If you have an installation that runs for weeks or months, you might want a way to keep tabs on it that doesn’t involve remotely logging in and checking on it. A good thing to have would be to have something on the system that writes certain info to a local text file, or ,even better, write log files to a local web server so you can monitor and get notifications.

I have turned all of these into examples that can be found in this repository here in ScriptExamples. You will need to adapt the filepaths and other elements to suit your needs and probably combine scripts.

Basic Uptime logging

There are a couple things you can do to log data depending on what you want to know about the state of your installation. Let's take a look at PS

There is a terminal command you can use to get a list of all of the currently running processes on your computer: ps aux

More info above ps commands here))

Furthermore you can filter this very long list to only return applications you want to track by using the | (pipe) and then grep (note that grep is case sensitive and grep -v grep just removes the grep command itself from the process list):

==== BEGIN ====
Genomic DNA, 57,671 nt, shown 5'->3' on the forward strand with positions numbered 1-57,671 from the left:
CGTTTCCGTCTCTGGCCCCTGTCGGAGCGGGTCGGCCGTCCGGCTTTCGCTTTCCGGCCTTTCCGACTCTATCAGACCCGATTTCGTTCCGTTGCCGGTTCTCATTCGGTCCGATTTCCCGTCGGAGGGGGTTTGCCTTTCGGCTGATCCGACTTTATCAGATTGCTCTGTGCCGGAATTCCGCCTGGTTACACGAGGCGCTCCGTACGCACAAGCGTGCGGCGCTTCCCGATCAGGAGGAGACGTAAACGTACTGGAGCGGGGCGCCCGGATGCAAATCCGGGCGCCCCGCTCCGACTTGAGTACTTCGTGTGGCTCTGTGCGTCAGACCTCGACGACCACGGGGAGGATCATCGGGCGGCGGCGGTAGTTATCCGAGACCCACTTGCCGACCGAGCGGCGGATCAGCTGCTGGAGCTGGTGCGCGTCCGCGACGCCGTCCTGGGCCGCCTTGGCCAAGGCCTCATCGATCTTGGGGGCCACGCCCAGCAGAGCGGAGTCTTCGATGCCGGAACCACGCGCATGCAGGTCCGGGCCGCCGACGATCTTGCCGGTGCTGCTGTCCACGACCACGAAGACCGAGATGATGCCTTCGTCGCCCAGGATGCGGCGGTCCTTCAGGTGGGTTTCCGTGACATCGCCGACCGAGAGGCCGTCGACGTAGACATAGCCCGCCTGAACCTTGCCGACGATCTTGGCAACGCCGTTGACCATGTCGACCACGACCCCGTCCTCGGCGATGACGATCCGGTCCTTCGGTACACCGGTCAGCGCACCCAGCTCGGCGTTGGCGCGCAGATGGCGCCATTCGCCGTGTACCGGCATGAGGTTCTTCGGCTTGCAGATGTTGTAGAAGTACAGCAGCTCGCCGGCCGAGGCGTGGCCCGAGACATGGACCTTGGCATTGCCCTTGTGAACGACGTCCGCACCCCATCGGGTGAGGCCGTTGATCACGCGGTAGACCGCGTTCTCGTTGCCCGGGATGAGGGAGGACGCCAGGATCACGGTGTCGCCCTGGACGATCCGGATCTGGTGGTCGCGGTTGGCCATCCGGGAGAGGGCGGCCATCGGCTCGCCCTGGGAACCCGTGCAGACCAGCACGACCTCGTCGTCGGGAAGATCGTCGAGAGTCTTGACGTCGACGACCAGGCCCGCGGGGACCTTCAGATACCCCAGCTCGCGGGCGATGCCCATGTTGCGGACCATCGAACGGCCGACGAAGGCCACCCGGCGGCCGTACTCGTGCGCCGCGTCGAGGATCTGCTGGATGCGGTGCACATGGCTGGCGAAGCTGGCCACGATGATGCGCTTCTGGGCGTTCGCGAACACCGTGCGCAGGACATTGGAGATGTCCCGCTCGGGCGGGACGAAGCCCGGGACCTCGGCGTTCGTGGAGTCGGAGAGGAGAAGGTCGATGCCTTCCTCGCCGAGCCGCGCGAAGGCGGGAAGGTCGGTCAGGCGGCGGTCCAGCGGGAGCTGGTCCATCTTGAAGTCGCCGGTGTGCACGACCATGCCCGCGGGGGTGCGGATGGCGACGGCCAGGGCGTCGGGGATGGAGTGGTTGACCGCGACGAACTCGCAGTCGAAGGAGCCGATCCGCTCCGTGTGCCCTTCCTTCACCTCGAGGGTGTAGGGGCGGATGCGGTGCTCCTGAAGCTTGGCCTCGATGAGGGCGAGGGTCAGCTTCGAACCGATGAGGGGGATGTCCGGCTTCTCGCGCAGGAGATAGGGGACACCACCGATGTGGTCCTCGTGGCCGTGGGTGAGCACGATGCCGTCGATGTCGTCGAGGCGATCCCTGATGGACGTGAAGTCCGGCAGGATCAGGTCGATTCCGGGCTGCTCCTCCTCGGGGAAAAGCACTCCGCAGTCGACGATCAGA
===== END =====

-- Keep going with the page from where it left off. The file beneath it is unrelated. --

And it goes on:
ps aux | grep "TextEdit" | grep -v grep

This will return a line like this:

    USER             PID  %CPU %MEM      VSZ    RSS   TT  STAT STARTED      TIME COMMAND
    BlairNeal       71564   0.4  1.7  4010724 140544   ??  S    Sun03PM  14:23.76 /Applications/ -psn_0_100544477

Now you have the following useful info: CPU usage, Memory usage (as percentage of total memory), Status, Time Started, Time Up, and the name of the process

All that is left is to write this output to a text file, which you can do with a line like this:

ps aux | grep "TextEdit" >> /Users/Forever4Evr/Dropbox/InstallationLogs/BigImportantInstall/Number6ProcessLog.txt

This line basically says - tell me the open processes (px aux), and then only give me the lines that have "TextEdit" in them (grep TextEdit) - and then append them to a text file located at this location ( >> path_to_text_file). I also suggest adding in another line like date >> path/to/your/log/file just to confirm when the error happened.

Now we just need to make this an executable shell script and set it up as a launch daemon or cron job depending on your preference – see above at Step 3 to learn how to run the shell script at a regular interval using Lingon and launchd.

If the app isn’t running, it will only return the “grep YourAppName” process which is a good thing to log because if your app isn’t open you won’t know how long it’s been out (nothing will be logged), but having the grep process logged will at least tell you it was checking for it. Grep will also more accurately tell you what time it checked – the other app will only give you a start time and up time.